The Basel Committee on Banking Supervision must make further progress on several areas not fully tackled in two major consultative documents published on December 17, the committee's oversight board of central bank governors and heads of supervision said in a meeting in Basel on January 10.
First, it asked that the committee produce a practical proposal for a provisioning approach based on expected credit losses rather than incurred losses by March 2010. Although guiding principles have already been issued, the oversight board is pushing for something more concrete.
This could put regulators on a collision course with the International Accounting Standards Board (IASB). Although the standard-setter published proposals on November 5 that endorse an expected loss model, the IASB looks likely to require losses to be estimated using volatile point-in-time measures rather than the more counter-cyclical through-the-cycle estimates the oversight board is pushing (Risk December 2009, page 9 and pages 31-33).
Regulators hope a through-the-cycle approach to provisioning would address some of the widespread concerns over pro-cyclicality in the Basel II framework, but the oversight board also renews calls for a framework of counter-cyclical capital buffers - something the December package discussed but failed to provide methodology for (Risk January 2010, page 8). Committee members have attributed the lack of progress to a split between central banks and supervisors over how the buffers would be structured.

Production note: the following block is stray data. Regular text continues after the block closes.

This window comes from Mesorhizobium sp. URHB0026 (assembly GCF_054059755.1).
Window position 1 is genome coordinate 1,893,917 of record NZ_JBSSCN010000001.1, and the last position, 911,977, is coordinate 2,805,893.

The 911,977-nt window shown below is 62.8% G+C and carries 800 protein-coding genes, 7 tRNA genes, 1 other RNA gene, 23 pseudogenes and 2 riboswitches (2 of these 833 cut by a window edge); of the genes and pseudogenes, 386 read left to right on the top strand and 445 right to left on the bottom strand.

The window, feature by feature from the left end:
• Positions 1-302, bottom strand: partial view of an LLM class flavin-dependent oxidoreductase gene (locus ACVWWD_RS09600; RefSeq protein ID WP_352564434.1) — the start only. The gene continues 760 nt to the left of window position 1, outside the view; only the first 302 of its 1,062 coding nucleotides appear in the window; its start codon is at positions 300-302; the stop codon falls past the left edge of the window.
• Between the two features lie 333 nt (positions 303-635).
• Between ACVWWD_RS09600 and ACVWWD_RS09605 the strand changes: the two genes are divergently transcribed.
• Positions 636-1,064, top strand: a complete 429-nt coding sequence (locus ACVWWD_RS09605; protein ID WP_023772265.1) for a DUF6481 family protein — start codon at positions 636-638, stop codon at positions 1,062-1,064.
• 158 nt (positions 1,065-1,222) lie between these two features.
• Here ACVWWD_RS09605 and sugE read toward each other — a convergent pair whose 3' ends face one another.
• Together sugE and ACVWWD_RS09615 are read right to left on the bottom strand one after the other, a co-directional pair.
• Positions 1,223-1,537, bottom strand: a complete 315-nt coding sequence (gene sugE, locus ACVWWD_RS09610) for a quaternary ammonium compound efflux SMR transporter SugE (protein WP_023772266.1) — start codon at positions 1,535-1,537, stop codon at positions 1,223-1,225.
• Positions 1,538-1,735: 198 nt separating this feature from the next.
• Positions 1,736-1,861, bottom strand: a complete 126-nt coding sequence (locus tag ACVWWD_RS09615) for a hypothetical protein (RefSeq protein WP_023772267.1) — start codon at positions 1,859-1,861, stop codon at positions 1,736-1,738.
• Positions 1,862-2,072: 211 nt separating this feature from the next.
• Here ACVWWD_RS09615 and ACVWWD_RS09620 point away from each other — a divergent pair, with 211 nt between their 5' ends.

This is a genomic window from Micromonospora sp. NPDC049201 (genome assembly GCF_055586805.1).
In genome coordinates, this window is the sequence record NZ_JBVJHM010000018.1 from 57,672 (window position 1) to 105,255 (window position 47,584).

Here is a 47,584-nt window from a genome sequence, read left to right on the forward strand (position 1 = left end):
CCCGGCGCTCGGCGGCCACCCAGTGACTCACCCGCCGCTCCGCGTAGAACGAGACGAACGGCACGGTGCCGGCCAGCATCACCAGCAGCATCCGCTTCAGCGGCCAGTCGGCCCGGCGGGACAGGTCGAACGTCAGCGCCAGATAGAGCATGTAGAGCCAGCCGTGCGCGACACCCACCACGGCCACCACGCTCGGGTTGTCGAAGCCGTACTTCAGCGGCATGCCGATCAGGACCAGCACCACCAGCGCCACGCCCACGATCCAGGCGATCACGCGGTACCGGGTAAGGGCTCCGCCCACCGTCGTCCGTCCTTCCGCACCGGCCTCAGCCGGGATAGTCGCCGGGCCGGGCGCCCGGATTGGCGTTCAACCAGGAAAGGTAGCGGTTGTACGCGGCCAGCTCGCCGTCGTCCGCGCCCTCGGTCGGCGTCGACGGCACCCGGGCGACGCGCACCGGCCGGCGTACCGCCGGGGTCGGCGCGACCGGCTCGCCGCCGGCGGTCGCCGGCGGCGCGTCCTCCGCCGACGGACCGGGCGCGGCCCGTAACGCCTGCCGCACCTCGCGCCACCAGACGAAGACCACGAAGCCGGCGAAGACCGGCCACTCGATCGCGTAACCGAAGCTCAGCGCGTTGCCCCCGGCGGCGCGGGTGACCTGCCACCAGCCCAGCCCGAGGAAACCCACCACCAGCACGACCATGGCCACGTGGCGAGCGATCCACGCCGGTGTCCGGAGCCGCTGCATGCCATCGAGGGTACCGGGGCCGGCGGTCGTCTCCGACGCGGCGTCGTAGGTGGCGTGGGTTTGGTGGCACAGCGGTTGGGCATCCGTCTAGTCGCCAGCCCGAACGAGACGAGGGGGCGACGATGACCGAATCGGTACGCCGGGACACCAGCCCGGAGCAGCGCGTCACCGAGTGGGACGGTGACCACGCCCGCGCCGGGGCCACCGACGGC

Second, the board calls on the committee to tackle the risk posed by systemically important banks - something that was not addressed in any detail in the consultation documents. The committee has now created a new macro-prudential group to evaluate a range of options including capital and liquidity surcharges, resolution mechanisms and structural adjustments.
Third, the board wants the committee to review the role of contingent capital and convertible capital instruments in the regulatory capital framework, and to use a forthcoming quantitative impact study to review the details of its proposed minimum liquidity standards.
The board also repeated its call for the committee to deliver a final, fully calibrated reform package by the end of 2010. To make that possible, it stressed the importance of the current period of industry consultation and testing that aims to capture the impact of the proposals on the banking sector and the broader economy.
"The group of central bank governors and heads of supervision will provide strong oversight of the work of the Basel Committee during this phase, including both the completion and calibration of the reforms," says Jean-Claude Trichet, chair of the oversight board and European Central Bank president.